The Gargantuan legal battle between chip makers Intel Corp. and Advanced Micro Devices Inc. cost more than $100 million dollars, consumed thousands of hours of executives' time, burned out at least one general counsel and wrecked a collegial Silicon Valley friendship--and it ended Wednesday with a modest net payment of $40 million.
Was it worth it? Hardly. Will such fiascoes be repeated in the litigious high-tech industry? Almost certainly.
There was plenty of pious talk Thursday about the horrors of lawsuits, about how "nobody won" in the seven-year struggle, about how, in the words of Intel general counsel Tom Dunlap, "we'd rather put our money into paying engineers . . . than lawyers."
And yet, all across the high-tech industry, companies obviously believe that in many situations, fighting in court can be good business. Copyright lawsuits are rampant in the software business. Compaq Computer, a staunch critic of Intel's aggressive tactics in the microprocessor business, has itself filed a patent infringement suit against Packard Bell.
About the only clear lesson anyone seemed to be taking Thursday was to be cautious about the wording of technology-sharing contracts, the better to stay out of court--or to win if you land there.
"This is a lesson for us to be concerned about what intellectual property rights we give to others," said James Pooley, a lawyer in nearby Menlo Park. "You can't be clairvoyant about the industry, but you can be careful."
At a time when alliances and partnerships of all stripes are the rage in the industry, not enough attention is being paid to who owns the new information and ideas that come out of such collaborations, Pooley said.
Another question is whether Intel, a notorious litigator which has used lawsuits as a weapon whenever the opportunity has presented itself, is seeing the strategic merits of a gentler approach. The company has now resolved most of its outstanding high-profile cases against its rivals, including Cyrix and ULSI.
Battered by a public relations fiasco over a flaw in the Pentium computer chip and more vulnerable than ever to competitors, Intel may have decided that its go-for-the-jugular business philosophy--so evident in the courtroom--was doing more harm than good.
Dunlap denies that is the case. But employees speak privately about being sick of the whole matter.
Retired Judge J. Barton Phelps, who spent an almost unheard-of 4 1/2 years arbitrating a key aspect of the battle, acknowledged that most laypersons might view the whole episode as a big waste of time and money. He maintained, however, that the issues were complex and deserved to be aired.
"It was so complicated that the parties had to have a forum in which to ventilate their differences," he said. "It would have taken far longer in court."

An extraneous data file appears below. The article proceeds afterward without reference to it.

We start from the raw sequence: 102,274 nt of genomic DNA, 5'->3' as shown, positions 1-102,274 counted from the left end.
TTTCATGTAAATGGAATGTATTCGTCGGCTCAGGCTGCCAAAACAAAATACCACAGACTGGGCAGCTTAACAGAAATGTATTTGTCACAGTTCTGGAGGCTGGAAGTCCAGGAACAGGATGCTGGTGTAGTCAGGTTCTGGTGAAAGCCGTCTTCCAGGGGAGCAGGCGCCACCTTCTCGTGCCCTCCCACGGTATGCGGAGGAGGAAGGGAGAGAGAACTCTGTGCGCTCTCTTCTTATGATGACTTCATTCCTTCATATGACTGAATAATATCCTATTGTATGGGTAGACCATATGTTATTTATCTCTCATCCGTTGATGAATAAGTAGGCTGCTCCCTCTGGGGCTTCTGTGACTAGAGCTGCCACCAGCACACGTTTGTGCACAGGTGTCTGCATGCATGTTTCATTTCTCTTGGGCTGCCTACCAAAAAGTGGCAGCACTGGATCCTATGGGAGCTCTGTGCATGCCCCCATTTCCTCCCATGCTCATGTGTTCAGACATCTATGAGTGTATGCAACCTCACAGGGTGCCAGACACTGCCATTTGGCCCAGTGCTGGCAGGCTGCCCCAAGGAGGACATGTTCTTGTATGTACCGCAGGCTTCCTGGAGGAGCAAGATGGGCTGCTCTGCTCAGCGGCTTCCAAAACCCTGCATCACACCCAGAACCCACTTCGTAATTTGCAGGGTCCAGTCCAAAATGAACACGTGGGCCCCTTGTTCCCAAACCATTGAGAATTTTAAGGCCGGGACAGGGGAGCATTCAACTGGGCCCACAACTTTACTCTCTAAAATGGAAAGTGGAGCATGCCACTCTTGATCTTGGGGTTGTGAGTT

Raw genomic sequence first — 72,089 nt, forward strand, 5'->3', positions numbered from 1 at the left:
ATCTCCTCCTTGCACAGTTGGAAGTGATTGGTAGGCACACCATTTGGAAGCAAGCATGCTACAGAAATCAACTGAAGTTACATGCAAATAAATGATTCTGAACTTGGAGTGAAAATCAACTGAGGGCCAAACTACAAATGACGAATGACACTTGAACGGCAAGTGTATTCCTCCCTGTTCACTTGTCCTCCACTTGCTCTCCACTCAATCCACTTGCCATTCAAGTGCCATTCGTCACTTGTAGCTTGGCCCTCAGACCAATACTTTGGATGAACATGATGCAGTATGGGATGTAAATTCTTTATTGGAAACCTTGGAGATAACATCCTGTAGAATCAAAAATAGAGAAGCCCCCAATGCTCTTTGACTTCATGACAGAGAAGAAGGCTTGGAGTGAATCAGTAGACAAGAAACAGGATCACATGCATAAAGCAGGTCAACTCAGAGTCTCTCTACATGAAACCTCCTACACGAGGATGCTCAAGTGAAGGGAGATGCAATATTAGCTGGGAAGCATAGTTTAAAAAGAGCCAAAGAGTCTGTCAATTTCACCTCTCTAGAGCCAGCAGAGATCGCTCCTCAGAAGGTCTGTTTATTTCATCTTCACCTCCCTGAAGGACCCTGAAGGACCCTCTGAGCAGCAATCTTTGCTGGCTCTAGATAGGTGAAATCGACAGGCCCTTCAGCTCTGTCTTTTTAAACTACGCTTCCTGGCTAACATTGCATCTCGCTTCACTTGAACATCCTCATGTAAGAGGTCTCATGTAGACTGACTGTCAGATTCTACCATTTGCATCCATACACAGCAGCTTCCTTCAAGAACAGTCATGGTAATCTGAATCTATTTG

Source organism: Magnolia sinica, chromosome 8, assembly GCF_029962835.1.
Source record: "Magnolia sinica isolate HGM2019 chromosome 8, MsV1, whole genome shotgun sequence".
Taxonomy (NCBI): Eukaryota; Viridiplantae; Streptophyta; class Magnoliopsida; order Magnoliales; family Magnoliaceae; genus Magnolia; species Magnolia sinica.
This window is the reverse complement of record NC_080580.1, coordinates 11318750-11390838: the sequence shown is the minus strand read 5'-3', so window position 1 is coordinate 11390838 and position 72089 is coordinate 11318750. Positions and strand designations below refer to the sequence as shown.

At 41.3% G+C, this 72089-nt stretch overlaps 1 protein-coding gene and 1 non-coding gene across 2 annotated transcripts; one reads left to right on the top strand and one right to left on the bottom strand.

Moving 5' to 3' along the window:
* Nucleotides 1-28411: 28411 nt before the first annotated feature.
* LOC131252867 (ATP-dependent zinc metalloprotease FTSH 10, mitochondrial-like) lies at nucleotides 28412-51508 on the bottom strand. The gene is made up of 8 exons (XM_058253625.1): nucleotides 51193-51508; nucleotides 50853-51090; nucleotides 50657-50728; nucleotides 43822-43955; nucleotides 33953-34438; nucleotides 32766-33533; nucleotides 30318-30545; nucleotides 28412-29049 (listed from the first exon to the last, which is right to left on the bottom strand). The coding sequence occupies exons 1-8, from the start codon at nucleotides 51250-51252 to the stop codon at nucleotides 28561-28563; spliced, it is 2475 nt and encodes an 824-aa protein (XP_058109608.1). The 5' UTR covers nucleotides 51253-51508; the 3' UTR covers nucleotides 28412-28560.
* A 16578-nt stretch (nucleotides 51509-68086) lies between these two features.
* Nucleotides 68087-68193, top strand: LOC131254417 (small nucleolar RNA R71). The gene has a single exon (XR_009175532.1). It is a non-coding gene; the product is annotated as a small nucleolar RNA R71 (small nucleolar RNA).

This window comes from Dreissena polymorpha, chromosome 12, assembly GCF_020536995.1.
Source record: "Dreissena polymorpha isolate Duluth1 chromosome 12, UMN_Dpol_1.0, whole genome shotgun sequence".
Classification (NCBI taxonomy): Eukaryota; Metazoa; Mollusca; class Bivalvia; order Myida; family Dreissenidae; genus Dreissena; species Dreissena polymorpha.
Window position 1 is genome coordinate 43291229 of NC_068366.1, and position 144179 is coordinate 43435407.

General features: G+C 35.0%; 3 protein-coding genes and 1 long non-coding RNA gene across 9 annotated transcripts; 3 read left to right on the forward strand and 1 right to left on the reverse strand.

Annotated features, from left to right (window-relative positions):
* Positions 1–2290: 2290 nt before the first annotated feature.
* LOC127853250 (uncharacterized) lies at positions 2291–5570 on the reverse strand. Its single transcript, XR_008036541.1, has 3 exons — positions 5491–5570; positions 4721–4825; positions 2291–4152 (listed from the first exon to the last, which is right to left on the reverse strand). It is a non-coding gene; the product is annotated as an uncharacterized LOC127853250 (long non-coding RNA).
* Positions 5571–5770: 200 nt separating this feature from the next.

The legal rumpus began in 1987 after the collapse of a 1982 agreement between the companies to collaborate in the development of microprocessors and other products. Each accused the other of failing to honor the terms.
Santa Clara-based Intel, the world's leading semiconductor maker, filed several suits in an effort to protect its chips from being illegally copied; for its part, AMD maintained that it had the right to use certain Intel technologies. The clash shattered the friendship of Intel Chief Executive Andrew Grove and W.J. (Jerry) Sanders III, AMD's flamboyant CEO, who haven't spoken since 1986.
Most important for AMD, the settlement terms announced Wednesday free it of an albatross of litigation that had threatened at times to saddle the Sunnyvale chip maker with hefty damage payments to Intel.
AMD agreed to pay Intel $58 million--instead of the $1 billion Intel had sought--and to limit the number of its 486 clones to be made by outside foundries. (Intel will pay AMD a mere $18 million, a pittance compared to the more than $2 billion AMD had gone after.)
AMD also received a perpetual license to the microcode of Intel's 386 and 486 chips. It agreed not to copy any other Intel microcode, including that used in the Pentium chip. (The 386 has been largely eclipsed by technology improvements, but 486 clones such as AMD's continue to represent a highly profitable market. But the market is moving inexorably to more powerful chips such as the Pentium.)
To reflect the settlement charges, AMD on Thursday restated its 1994 earnings, reducing its net income by about $36 million--to $305 million.
Yet, as pleased as Sanders is with the settlement, the resolution came as somewhat of a pyrrhic victory.
"We'd probably be a $3-billion company rather than a $2-billion company" if it weren't for the legal tussle, he said. The reason, he explained, is that AMD could not make enough chips to satisfy customers' demands. With the litigation hanging over its head, lenders were reluctant to finance the construction of new fabrication plants.
"Any time this kind of litigation is settled, it's good for the industry," said Safi Qureshey, chief executive of AST Research, a personal computer maker based in Irvine. "It frees up energy that was being drained." However, he added, "I'm not sure what was positive about all this."
And for many individuals involved, the toll was immense.
"This was something (my colleagues and) I lived with day and night," said AMD general counsel Thomas Armstrong, 54, whose stressful experience contributed to his decision to resign last spring. "I'd wake up at 4. I'd lie awake in bed, terrified. To paraphrase Napoleon, no man is a hero at 4 in the morning."
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